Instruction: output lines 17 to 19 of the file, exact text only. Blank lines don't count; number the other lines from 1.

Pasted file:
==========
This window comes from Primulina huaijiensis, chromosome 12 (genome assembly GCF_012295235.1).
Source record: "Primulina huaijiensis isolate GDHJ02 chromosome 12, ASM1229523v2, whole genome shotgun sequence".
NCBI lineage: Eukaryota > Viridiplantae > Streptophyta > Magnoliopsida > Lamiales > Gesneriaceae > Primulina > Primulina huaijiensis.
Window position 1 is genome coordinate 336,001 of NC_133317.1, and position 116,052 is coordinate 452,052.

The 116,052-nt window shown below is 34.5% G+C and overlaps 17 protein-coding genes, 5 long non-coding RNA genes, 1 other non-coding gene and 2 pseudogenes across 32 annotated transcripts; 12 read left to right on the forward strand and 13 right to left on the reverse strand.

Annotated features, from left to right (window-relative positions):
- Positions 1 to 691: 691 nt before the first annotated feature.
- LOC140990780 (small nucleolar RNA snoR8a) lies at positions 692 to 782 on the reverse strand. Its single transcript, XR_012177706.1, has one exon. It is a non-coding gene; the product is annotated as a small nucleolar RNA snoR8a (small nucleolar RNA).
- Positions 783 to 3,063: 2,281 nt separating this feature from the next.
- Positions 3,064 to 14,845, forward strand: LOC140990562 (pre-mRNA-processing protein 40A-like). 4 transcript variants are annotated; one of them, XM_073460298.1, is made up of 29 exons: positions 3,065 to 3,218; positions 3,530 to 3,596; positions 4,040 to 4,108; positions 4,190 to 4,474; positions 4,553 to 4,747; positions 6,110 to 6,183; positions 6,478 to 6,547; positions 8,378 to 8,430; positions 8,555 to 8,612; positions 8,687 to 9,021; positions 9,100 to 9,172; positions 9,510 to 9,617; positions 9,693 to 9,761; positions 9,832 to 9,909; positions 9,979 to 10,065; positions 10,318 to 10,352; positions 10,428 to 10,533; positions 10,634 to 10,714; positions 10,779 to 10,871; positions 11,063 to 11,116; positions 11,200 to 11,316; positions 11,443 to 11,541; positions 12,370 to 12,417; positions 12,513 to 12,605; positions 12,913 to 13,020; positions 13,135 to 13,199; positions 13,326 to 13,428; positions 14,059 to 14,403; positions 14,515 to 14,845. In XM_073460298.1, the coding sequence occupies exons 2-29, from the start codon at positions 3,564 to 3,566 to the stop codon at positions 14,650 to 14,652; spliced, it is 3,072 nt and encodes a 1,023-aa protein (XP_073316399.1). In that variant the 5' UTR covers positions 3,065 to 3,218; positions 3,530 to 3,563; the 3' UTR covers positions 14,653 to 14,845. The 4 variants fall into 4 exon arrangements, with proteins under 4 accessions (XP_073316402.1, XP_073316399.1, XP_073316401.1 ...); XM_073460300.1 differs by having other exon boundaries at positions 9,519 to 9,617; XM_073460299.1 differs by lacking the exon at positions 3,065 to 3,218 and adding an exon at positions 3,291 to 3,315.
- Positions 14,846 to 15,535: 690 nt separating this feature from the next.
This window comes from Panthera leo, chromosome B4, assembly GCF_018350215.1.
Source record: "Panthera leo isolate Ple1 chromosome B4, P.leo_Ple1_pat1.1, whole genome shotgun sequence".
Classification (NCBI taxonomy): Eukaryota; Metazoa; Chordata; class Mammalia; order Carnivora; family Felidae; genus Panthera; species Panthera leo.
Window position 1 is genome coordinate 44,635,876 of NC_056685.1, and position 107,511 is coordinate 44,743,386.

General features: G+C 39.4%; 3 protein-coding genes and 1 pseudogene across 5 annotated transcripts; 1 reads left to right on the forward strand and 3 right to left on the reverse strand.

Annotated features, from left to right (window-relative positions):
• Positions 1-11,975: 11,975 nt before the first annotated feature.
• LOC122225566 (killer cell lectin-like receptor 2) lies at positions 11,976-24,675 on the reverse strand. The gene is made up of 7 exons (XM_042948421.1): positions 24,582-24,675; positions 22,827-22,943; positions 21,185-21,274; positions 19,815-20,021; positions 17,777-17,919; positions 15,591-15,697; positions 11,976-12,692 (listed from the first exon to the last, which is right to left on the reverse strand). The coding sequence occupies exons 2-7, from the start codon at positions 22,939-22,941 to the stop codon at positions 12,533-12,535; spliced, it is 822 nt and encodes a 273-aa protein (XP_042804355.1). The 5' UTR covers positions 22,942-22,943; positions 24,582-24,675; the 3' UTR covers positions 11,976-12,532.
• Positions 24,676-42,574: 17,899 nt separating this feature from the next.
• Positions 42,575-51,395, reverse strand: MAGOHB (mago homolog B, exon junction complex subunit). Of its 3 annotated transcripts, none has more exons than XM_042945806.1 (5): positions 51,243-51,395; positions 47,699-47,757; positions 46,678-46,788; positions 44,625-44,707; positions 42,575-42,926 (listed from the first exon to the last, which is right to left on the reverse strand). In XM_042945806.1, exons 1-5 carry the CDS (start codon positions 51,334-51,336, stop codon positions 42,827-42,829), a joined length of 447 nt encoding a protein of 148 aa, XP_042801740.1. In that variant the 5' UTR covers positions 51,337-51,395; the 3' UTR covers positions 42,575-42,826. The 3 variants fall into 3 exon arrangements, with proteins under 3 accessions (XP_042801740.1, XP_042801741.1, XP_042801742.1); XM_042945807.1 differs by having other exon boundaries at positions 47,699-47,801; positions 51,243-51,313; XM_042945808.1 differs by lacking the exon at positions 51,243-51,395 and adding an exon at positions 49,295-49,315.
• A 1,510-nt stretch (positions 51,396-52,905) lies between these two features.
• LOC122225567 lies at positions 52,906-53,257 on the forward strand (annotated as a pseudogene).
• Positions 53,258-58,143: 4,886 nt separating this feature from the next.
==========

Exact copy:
Annotated features, from left to right (window-relative positions):
• Positions 1-11,975: 11,975 nt before the first annotated feature.
• LOC122225566 (killer cell lectin-like receptor 2) lies at positions 11,976-24,675 on the reverse strand. The gene is made up of 7 exons (XM_042948421.1): positions 24,582-24,675; positions 22,827-22,943; positions 21,185-21,274; positions 19,815-20,021; positions 17,777-17,919; positions 15,591-15,697; positions 11,976-12,692 (listed from the first exon to the last, which is right to left on the reverse strand). The coding sequence occupies exons 2-7, from the start codon at positions 22,939-22,941 to the stop codon at positions 12,533-12,535; spliced, it is 822 nt and encodes a 273-aa protein (XP_042804355.1). The 5' UTR covers positions 22,942-22,943; positions 24,582-24,675; the 3' UTR covers positions 11,976-12,532.